Susceptibility-weighted imaging provides insight into white matter damage in amyotrophic lateral sclerosis

PLoS One. 2015 Jun 25;10(6):e0131114. doi: 10.1371/journal.pone.0131114. eCollection 2015.

Abstract

Background: Amyotrophic lateral sclerosis (ALS) is a fatal, progressive neurodegenerative disorder, characterised by widespread white matter damage. There is growing evidence that disturbances in iron metabolism contribute to white matter alterations.

Materials & methods: We analysed the data of susceptibility-weighted imaging (SWI) of white matter in a cohort of 27 patients with ALS and 30 healthy age-matched controls.

Results: Signal alterations were found on SWI in the corpus callosum; along the corticospinal tract (subcortical motor cortex, posterior limb of the internal capsule and brainstem levels) and in the subgyral regions of frontal, parietal, temporal, occipital and limbic lobes. Alterations of white matter in the corpus callosum correlated with disease severity as assessed by the revised ALS functional rating scale.

Conclusion: SWI is capable of indicating iron and myelin disturbances in white matter of ALS patients. The SWI patterns observed in this study suggest that widespread alterations due to iron disturbances occur in patients with ALS and correlate with disease severity.

Publication types

  • Research Support, Non-U.S. Gov't

MeSH terms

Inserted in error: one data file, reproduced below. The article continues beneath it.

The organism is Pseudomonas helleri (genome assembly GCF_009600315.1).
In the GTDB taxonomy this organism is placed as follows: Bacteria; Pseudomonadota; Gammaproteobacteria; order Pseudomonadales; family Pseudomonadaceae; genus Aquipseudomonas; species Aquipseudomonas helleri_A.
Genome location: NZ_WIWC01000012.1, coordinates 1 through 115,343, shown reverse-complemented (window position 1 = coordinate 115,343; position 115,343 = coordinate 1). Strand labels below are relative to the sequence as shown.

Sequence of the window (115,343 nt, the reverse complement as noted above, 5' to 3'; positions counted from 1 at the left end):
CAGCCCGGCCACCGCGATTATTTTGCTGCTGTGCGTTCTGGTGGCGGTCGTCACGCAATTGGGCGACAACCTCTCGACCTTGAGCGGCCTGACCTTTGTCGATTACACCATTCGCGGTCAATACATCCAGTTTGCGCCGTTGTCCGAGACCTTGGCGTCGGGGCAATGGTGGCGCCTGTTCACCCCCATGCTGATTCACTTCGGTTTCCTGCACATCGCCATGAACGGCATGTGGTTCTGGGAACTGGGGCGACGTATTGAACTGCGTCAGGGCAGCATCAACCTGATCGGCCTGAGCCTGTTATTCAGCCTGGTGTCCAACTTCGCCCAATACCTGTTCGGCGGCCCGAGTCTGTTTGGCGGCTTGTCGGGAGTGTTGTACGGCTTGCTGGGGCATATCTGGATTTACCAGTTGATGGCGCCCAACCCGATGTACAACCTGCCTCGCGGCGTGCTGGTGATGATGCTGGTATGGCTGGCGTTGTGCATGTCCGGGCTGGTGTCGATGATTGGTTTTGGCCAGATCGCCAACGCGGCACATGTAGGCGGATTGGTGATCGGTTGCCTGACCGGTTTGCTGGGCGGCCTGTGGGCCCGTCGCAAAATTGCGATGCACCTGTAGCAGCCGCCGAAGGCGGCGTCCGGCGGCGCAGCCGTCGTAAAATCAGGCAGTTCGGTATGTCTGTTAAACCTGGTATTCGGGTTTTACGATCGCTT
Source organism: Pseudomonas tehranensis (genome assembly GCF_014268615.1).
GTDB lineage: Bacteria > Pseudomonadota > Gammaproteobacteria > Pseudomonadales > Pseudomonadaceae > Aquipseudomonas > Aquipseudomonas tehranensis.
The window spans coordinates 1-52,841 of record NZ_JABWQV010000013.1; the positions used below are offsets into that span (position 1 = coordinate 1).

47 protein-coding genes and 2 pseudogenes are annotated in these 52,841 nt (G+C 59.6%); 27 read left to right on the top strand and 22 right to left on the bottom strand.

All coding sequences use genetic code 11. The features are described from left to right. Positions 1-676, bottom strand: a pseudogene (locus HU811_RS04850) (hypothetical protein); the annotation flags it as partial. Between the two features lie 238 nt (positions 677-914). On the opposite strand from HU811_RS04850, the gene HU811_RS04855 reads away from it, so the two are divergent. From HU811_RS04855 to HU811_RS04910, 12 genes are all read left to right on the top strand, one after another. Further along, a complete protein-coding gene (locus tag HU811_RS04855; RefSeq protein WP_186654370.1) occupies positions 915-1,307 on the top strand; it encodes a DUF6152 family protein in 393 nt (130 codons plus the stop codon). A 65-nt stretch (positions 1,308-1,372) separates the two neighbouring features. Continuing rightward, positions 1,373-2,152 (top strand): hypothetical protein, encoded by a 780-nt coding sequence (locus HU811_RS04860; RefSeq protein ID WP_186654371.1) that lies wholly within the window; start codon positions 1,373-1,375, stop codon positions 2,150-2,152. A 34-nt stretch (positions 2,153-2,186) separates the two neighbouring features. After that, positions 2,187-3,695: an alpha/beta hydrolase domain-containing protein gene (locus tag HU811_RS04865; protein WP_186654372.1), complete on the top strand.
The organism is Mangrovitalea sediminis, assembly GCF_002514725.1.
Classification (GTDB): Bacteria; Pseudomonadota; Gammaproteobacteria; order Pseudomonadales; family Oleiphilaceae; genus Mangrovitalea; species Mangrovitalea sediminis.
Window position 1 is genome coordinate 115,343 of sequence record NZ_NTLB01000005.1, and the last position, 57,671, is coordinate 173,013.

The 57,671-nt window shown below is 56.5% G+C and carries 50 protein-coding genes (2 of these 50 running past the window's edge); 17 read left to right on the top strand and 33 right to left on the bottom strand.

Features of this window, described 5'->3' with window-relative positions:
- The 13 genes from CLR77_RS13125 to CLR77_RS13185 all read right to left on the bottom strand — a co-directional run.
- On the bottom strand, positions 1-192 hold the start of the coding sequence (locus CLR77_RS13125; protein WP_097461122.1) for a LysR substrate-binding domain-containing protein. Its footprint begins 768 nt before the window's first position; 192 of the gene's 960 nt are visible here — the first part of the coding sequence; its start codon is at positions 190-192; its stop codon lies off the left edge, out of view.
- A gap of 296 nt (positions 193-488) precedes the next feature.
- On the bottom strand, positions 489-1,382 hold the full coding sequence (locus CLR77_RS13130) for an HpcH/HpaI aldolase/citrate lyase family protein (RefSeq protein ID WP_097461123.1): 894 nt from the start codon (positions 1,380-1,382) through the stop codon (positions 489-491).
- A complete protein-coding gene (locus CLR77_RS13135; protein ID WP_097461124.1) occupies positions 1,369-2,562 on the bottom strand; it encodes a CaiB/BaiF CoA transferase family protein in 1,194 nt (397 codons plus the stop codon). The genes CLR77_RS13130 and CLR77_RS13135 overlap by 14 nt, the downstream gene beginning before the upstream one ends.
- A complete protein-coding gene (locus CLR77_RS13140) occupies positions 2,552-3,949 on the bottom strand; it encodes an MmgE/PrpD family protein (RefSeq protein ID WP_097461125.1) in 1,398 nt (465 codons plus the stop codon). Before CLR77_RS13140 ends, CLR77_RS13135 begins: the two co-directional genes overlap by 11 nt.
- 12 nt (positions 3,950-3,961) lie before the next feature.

• Aged
  • Amyotrophic Lateral Sclerosis / pathology*
  • Brain / pathology*
  • Female
  • Humans
  • Magnetic Resonance Imaging
  • Male
  • Middle Aged
  • Neuroimaging
  • White Matter / pathology*

Grant support

Tino Prell received funding from IZKF grant from University Hospital Jena.Viktor Hartung reports no disclosures. Florian Tietz reports no disclosures. Susanne Penzlin reports no disclosures. Benjamin Ilse reports no disclosures. Ferdinand Schweser received funding from seed grants awarded by the International Organization for Magnetic Resonance in Medicine (ISMRM) and by the Friedrich Schiller University Jena. Andreas Deistung received funding from a seed grant awarded by the Interdisciplinary Center for Clinical Research (IZKF) in Jena, Germany. Martin Bokemeyer reports no disclosures. Jürgen R. Reichenbach received funding from the German Research Foundation (DFG, 2011–2015). Otto W. Witte received funding from the German Research Foundation (DFG, 2012–2015), Thuringian Ministry for Education and Research (2009–2012), Federal Ministry for Research and Technology, (2009–2015) (JenAge), Federal Ministry for Research and Technology (2009–15) (Bernstein Fokus), European Union (2006–10). Julian Grosskreutz received funding from a BMBF (the Bundesministerium für Bildung und Forschung) grant (ERMCC-NDEG) in the framework of the ERANET–NEURON program of the European Union. The funders had no role in study design, data collection and analysis, decision to publish, or preparation of the manuscript.